Lip resection


Malignancies of the oral mucosa are most commonly squamous cell carcinomas but salivary gland neoplasms and neuroendocrine epithelial neoplasms can also occur.1 The extent of resection will depend on the size and location of the lesion. This protocol includes resection of tumours of the lip.

Record the patient identifying information and any clinical information supplied together with the specimen description as designated on the container. See overview page for more detail on identification principles.

Fresh tissue received
  • No
    • Non-routine fixation (not formalin), describe.
  • Yes
    • Special studies required, describe.
    • Ensure samples are taken prior to fixation.
Intraoperative consultation
  • Not performed
  • Performed, describe type and result
    • Frozen section
    • Imprints
    • Other, describe

See general information for more detail on specimen handling procedures.

Inspect the specimen and dictate a macroscopic description.

External InspectionBack to top

Orientate and identify the anatomical features of the specimen.

Orientation markers

Record additional orientation or designation provided by operating clinician:

  • Absent
  • Present
    • Method of designation (e.g. suture, incision)
    • Describe orientation of the marker at cut-up (e.g. 12 o'clock)
    • Record any coloured inks applied and to which margin

Photograph the intact specimen if required.

Describe the following features of the specimen:


Record as stated by the clinician.

  • Wedge resection of lip
  • Other, specify

*See specific protocol for more detail on neck dissection specimens

Specimen laterality

  • Left
  • Right
  • Central

Specimen integrity

  • Intact
  • Disrupted

Anatomical components included (more than one may apply) and specimen size (mm)

Describe and measure the anatomical components present.2

  • Total specimen size in three dimensions, length x width x thickness

DissectionBack to top

Lip resections are generally described as “wedge” biopsies but can be quite rectangular in shape. The specimens have a vermillion border and a muscular core, and have outer skin and inner mucosal surfaces.3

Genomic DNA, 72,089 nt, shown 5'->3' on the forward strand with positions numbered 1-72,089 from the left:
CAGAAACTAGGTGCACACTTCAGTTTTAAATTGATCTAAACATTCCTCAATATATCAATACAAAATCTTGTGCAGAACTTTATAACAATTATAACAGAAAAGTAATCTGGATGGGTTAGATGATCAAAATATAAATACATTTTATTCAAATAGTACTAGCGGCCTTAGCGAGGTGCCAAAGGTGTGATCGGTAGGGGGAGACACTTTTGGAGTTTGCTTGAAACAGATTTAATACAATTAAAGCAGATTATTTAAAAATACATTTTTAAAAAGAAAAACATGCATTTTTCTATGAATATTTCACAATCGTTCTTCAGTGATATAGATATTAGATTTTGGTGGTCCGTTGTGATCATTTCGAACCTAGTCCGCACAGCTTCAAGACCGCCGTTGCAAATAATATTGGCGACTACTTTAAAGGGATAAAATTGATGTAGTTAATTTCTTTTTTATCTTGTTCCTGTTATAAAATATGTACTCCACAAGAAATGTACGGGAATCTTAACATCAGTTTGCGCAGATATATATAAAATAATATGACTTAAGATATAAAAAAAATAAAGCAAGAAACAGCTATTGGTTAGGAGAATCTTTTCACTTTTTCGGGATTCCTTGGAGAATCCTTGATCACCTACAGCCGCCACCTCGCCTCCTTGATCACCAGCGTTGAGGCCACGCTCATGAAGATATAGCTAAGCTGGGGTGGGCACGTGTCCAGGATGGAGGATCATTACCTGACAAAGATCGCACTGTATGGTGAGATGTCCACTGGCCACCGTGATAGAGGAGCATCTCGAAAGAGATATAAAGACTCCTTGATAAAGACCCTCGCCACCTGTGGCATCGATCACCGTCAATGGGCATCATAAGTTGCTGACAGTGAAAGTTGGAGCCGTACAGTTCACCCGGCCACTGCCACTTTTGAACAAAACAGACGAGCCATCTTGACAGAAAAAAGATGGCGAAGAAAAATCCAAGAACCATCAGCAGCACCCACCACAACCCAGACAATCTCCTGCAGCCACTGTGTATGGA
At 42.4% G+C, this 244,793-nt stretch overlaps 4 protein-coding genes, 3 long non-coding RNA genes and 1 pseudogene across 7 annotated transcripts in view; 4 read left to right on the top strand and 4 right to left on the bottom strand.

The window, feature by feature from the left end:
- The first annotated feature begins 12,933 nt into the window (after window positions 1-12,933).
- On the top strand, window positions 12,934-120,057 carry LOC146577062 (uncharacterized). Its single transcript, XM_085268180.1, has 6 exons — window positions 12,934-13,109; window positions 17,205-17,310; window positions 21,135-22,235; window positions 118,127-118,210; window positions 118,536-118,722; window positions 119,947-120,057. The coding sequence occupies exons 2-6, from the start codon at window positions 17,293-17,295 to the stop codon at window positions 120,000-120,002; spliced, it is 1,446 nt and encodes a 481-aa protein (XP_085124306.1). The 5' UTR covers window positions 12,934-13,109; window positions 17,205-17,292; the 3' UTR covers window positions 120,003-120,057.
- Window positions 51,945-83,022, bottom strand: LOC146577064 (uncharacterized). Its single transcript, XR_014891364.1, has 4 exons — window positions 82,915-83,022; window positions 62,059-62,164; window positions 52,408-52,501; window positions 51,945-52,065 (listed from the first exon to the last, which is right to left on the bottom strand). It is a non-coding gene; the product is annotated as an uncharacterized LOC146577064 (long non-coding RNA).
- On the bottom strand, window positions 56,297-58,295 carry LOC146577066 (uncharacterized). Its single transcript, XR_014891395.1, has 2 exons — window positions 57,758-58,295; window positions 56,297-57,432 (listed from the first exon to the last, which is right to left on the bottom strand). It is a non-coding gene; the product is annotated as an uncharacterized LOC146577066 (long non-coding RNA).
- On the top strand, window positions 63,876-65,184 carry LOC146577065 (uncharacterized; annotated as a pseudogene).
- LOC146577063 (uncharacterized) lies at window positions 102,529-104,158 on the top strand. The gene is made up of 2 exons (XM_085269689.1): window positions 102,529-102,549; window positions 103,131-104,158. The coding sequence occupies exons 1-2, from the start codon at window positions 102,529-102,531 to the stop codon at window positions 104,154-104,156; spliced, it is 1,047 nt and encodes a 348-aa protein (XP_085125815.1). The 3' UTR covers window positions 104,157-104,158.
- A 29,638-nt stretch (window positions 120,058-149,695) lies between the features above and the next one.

Paint the margins with ink according to your laboratory protocol. In many laboratories the specimen is painted along one margin as a minimum. 

Please note painting protocols differ between laboratories.

  • Section lip resection specimens transversely, perpendicular to the vermillion border/free edge of lip, left to right, to demonstrate the full thickness of the lip lesion, with shave sections of the peripheral margins.3

Internal InspectionBack to top

Describe the internal or cut surface appearance including the following items:2


  • Absent
  • Present
    • Number; if more than one, designate and describe each separately

Tumour size (mm)

Measure the tumour in three dimensions.
  • Length x width
  • Macroscopic depth of invasion*
*More detail

This is the depth of invasion below the mucosal/skin surface not the thickness of tumour. Ulcerated tumours should be measured from an estimate of the reconstructed surface.1

Distance of tumour to each margin (mm)

  • Distance to the peripheral resection margins, as designated

Photograph the dissected specimen if required.

Note photographs taken, diagrams recorded and markings used for identification

ProcessingBack to top

Dissect the specimen further and submit sections for processing according to the diagram provided.

Submit representative sections of:1

  • Peripheral margins (usually right and left lateral margins but may be superior and inferior if specimen is from side of mouth)
  • Transverse sections through tumour, demonstrating relationship with adjacent tissue and maximum depth of invasion

Record details of each cassette.

An illustrated block key similar to the one provided may be useful.

Block allocation key 

Cassette id
No. of pieces
Right lateral margin
Tumour, transverse sections
Left lateral margin


Prof Richard Logan for his contribution in reviewing and editing this protocol.

ReferencesBack to top

  1. Helliwell T and Woolgar J. Dataset for histopathology reporting of mucosal malignancies of the oral cavity, The Royal College of Pathologists, London, 2013.
  2. Dahlstrom J, Coleman H, Johnson N, Salisbury E, Veness M and Morgan G. Oral structured reporting protocol, The Royal College of Pathologists of Australasia, Surry Hills, NSW, 2012.
  3. Slootweg PJ. Complex head and neck specimens and neck dissections. How to handle them. J Clin Pathol. 2005;58(3):243-8.